google trends

What people are thinking about today

3) Speaking of Google tools, you’re not doing enough with Google Analytics.

Andy Crestodina (another Google Trends fan) has figured out a lot of the best tricks for getting more out of Google Analytics. Trends are good for figuring out what people are thinking about more generally, but Analytics is where you figure out what they’re coming to your site for and what they’re doing when they get there.

If you use Google Analytics effectively, the data you glean can help with keyword research, topic development, and refining your strategy as you go.

4) Use tools, but don’t let them take the place of strategy.

Content marketing tools abound. We’ve got the aforementioned Google tools, a dizzying array of software, social So many tools! Graphic via Curatanetworks, tools for organizing your content creation process, amplifying the reach of your content, tracking performance, and so many more.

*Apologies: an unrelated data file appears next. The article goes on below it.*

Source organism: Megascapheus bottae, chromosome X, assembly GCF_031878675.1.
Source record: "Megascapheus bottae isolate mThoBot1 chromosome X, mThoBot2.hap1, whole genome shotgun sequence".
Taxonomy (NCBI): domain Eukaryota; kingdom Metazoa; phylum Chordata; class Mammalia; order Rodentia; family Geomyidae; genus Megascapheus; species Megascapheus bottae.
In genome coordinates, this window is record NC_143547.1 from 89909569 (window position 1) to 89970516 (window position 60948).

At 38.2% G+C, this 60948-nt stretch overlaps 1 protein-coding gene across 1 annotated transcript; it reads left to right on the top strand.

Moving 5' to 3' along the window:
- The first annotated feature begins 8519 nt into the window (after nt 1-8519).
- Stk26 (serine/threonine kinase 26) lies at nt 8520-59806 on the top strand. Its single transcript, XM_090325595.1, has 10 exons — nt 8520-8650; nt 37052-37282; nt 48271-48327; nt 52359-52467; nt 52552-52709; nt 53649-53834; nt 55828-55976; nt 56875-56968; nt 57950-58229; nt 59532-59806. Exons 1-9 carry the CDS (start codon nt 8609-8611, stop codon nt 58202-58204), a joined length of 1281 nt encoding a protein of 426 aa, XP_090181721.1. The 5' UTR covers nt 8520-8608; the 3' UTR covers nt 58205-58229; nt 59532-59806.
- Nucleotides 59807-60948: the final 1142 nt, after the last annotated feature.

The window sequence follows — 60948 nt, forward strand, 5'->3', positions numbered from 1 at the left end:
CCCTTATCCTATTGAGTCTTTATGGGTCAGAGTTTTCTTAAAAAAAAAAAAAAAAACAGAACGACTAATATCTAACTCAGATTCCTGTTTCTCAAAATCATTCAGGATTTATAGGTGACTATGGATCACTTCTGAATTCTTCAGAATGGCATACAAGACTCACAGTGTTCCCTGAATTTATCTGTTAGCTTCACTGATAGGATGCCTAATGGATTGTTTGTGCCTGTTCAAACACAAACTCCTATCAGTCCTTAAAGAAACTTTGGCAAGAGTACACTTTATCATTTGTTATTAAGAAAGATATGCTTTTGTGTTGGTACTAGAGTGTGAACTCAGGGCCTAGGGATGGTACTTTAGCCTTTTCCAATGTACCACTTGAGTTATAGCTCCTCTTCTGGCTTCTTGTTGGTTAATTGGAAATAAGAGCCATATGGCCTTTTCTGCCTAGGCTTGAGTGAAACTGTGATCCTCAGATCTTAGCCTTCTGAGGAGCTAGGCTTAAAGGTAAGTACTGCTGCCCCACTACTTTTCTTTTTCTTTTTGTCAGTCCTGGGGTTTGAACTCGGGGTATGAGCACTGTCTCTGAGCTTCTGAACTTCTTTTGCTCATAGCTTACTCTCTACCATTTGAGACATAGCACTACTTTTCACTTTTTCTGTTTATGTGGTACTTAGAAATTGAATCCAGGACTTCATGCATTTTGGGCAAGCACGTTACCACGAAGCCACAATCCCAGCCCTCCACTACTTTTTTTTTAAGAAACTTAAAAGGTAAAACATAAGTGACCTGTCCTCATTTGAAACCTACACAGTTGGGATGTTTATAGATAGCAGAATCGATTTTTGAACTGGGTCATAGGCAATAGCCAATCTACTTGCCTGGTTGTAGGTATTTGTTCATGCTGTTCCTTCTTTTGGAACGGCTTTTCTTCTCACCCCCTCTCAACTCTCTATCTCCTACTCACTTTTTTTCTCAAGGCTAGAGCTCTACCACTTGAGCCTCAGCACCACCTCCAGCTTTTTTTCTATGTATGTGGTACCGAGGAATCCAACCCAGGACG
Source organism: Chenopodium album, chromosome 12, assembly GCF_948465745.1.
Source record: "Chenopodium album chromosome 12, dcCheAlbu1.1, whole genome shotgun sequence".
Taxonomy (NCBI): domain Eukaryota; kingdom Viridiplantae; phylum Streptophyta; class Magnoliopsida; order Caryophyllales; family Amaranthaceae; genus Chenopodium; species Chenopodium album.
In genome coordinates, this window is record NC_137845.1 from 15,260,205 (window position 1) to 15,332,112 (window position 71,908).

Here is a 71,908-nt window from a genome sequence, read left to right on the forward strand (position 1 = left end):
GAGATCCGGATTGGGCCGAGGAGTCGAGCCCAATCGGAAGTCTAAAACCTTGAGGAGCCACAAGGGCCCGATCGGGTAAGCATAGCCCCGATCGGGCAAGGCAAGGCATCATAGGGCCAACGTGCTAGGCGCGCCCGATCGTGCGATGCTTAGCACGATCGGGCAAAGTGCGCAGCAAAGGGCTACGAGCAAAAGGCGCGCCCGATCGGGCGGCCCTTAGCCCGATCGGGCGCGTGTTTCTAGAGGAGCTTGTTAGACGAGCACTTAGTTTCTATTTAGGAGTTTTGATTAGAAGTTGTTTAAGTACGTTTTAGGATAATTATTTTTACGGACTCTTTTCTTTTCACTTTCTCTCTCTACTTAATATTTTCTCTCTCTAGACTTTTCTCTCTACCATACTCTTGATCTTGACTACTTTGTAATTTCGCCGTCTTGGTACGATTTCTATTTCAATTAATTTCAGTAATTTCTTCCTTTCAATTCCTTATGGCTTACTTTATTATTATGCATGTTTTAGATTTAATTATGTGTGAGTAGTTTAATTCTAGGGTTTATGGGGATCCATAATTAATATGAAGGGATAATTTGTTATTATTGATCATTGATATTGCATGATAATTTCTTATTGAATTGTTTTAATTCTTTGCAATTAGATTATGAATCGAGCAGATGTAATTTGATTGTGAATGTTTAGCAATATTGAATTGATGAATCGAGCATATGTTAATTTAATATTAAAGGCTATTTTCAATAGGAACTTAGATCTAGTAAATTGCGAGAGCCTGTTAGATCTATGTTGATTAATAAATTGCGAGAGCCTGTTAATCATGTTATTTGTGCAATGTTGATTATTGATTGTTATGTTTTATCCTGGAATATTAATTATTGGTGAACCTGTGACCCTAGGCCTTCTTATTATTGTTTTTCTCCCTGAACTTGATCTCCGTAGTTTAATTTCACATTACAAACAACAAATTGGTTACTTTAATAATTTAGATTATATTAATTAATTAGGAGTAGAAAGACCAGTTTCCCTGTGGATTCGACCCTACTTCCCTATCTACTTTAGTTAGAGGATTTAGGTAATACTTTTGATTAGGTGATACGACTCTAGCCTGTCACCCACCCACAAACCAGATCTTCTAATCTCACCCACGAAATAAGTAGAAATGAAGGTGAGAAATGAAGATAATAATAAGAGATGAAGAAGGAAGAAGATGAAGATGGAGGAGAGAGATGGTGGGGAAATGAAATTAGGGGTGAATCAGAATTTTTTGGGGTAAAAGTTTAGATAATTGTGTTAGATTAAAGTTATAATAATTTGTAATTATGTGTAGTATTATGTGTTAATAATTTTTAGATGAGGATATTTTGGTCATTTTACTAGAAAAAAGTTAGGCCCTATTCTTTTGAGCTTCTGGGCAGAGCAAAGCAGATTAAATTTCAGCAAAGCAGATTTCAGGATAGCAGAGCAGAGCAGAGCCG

Kristina Halvorson offers the reminder that we can get carried away with our tools and tactics. Content marketing isn’t just about what we can do or think might be cool to do, it has to be strategic. Don’t let those tools distract from creating and sticking to a strategy.

5) Use personas. But remember, they’re not a creative writing project.

Personas are content marketing 101. We all know we need them, but the harder part is making sure they’re based on something real.